He called on colleagues to continue supporting Ukraine last month when he voted for a short-term funding measure that provided $12.3 billion in military and economic aid to Ukraine.
“Ukraine can and will win this war with the support of the United States and our allies, and we need to make sure they have the necessary weapons and equipment to drive Russia out completely and defend freedom,” he said.
His opponent, Vance, has since backed away from his statement that he doesn’t care about the fate of Ukraine, declaring “we want the Ukrainians to be successful.”
Pennsylvania is another midterm battleground where Ukrainian American voters could prove decisive in a close race, such as the bruising contest between John Fetterman, the lieutenant governor, and celebrity doctor Mehmet Oz.
Pennsylvania has the second largest Ukrainian population of any state in the country with more than 120,000 people of Ukrainian heritage, trailing only New York. Ohio ranks number five among states.
Many Pennsylvanians of Ukrainian heritage live in small towns in Schuylkill County, in the eastern part of the state.
Terry Madonna, a senior fellow for political affairs at Millersville University and who previously served as the director of the Franklin & Marshall College Poll, said signs that liberal Democratic support for the war in Ukraine is eroding could hurt Fetterman.
“I think it would,” he said. “That would be difficult for either candidate to oppose American support for Ukraine.”
He said the townships with large percentages of Ukrainian American residents are “small, rural townships” that have tended to be more Republican than Democratic in recent elections.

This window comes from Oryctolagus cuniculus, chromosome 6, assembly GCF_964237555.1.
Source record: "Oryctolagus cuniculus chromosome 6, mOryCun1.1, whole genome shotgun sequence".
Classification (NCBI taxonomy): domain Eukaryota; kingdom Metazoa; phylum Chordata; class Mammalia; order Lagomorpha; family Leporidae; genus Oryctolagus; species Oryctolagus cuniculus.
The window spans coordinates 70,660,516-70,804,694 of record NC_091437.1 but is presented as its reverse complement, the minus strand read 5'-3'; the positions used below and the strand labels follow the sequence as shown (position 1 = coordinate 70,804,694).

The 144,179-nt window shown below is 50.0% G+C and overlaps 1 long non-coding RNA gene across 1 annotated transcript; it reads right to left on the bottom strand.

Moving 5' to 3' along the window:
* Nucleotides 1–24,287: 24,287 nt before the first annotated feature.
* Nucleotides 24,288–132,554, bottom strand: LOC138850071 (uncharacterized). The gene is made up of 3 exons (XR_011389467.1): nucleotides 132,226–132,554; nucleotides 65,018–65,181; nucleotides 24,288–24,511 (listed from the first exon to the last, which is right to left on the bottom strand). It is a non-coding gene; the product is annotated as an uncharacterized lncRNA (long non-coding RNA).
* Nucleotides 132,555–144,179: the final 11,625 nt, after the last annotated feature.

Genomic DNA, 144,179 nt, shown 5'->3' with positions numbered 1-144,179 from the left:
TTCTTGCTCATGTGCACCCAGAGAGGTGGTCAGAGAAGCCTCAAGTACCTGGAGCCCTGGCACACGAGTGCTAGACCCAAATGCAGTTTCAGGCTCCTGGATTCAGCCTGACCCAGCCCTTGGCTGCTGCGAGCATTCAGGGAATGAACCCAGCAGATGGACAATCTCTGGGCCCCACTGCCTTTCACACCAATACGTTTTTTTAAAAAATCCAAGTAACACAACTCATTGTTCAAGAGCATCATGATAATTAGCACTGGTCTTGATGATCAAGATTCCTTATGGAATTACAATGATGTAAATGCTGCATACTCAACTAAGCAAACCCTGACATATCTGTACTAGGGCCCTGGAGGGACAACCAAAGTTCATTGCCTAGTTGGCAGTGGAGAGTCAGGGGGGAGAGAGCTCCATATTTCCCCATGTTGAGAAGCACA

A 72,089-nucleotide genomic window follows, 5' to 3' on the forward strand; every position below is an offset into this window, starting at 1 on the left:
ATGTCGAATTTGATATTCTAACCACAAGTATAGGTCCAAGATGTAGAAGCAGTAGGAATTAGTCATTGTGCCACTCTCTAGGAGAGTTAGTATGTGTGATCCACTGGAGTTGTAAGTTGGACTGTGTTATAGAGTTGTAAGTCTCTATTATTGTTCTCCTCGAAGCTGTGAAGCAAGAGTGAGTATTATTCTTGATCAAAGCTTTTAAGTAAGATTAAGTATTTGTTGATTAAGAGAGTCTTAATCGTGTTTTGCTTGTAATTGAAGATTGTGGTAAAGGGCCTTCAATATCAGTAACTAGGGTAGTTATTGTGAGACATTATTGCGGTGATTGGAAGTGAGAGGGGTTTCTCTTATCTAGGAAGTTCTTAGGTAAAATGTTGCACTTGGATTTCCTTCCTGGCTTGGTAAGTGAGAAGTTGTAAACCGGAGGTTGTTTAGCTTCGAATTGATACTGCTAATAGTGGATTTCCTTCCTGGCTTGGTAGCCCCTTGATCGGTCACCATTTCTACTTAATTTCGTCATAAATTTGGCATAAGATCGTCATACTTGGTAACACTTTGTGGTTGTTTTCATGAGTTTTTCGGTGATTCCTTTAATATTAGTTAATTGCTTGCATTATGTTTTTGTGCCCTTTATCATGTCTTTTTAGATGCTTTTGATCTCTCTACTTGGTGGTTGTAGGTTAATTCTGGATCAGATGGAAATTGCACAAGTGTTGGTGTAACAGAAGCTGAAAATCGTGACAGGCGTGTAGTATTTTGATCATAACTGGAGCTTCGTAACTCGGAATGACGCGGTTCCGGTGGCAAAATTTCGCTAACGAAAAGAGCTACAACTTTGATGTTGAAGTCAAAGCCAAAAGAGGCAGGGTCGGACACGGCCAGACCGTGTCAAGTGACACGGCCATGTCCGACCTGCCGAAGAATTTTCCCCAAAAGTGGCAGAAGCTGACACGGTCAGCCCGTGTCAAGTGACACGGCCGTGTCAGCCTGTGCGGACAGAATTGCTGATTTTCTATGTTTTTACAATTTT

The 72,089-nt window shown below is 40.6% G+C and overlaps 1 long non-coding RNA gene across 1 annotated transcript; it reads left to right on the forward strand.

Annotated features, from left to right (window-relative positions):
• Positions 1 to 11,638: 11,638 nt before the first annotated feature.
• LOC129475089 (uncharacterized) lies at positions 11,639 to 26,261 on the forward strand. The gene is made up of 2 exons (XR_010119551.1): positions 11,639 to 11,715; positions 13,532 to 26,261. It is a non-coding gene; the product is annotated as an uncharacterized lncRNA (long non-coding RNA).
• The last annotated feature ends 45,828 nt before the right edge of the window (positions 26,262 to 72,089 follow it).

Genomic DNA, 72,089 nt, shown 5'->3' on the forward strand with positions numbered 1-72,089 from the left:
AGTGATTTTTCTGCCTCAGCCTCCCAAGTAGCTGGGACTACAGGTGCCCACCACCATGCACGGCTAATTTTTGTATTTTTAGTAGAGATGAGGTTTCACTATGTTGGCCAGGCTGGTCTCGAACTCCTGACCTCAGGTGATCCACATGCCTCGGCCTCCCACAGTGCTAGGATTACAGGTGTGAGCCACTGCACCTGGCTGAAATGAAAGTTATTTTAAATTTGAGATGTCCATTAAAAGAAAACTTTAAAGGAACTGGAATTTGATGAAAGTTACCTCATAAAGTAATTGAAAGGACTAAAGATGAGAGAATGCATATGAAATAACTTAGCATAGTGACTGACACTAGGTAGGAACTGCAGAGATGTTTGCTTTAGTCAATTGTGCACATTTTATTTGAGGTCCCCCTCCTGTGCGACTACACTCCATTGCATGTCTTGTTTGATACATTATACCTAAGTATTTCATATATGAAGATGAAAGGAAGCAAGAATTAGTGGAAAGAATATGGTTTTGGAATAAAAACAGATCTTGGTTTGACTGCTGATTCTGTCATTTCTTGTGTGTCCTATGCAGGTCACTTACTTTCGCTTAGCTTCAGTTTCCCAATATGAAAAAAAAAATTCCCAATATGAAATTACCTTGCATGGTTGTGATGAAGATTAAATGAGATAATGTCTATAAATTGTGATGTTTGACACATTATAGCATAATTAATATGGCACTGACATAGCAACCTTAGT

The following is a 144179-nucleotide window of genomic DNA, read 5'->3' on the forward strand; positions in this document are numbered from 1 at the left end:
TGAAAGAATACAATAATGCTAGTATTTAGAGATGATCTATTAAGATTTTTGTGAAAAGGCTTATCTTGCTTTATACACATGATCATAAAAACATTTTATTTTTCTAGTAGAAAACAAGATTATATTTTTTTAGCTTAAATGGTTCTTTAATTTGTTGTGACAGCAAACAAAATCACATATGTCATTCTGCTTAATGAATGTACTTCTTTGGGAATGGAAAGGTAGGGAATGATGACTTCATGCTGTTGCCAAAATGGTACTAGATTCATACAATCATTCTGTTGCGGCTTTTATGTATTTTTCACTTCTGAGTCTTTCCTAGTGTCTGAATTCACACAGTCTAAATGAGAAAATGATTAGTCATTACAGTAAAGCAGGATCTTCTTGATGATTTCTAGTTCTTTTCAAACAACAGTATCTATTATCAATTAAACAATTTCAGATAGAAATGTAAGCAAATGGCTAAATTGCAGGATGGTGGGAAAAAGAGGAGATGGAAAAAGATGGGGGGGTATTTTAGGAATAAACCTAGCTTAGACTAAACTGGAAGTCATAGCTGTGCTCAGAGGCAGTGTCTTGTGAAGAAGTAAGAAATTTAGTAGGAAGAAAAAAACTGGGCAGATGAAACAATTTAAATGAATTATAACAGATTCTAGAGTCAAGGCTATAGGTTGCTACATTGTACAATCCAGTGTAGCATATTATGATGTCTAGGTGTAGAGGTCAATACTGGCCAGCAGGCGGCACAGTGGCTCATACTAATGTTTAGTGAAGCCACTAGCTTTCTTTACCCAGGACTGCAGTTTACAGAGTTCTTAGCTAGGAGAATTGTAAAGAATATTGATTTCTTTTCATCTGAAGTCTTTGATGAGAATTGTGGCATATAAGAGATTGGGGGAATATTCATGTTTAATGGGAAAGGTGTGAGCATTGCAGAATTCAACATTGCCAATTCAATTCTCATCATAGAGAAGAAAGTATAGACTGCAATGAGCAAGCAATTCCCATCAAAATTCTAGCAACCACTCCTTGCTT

He said most “working class voters” in those areas “historically were Democrats but in recent years have voted Republican.”
Justin Buchler, a professor of political science at Case Western Reserve University in Cleveland, said there’s not much data that breaks down the ethnicity of voters around Ohio so it’s hard to know for sure how the debate over Ukraine may play out in the Senate and House races.
“We don’t have numbers on ethnicity down to that level of granularity,” he said.
He agreed that “we’re seeing some cracks within the Democratic Party on Ukraine,” pointing to Jayapal’s letter.
“Whether or not it’s damaging to the Democratic Party nationwide or in Ohio or Pennsylvania, foreign policy does not tend to swing elections,” he said. “Most voters probably couldn’t point to Ukraine on a map.
“It’s certainly not helpful to the Democratic Party to see divisions within the party going into a midterm,” he added.
Source: The Hill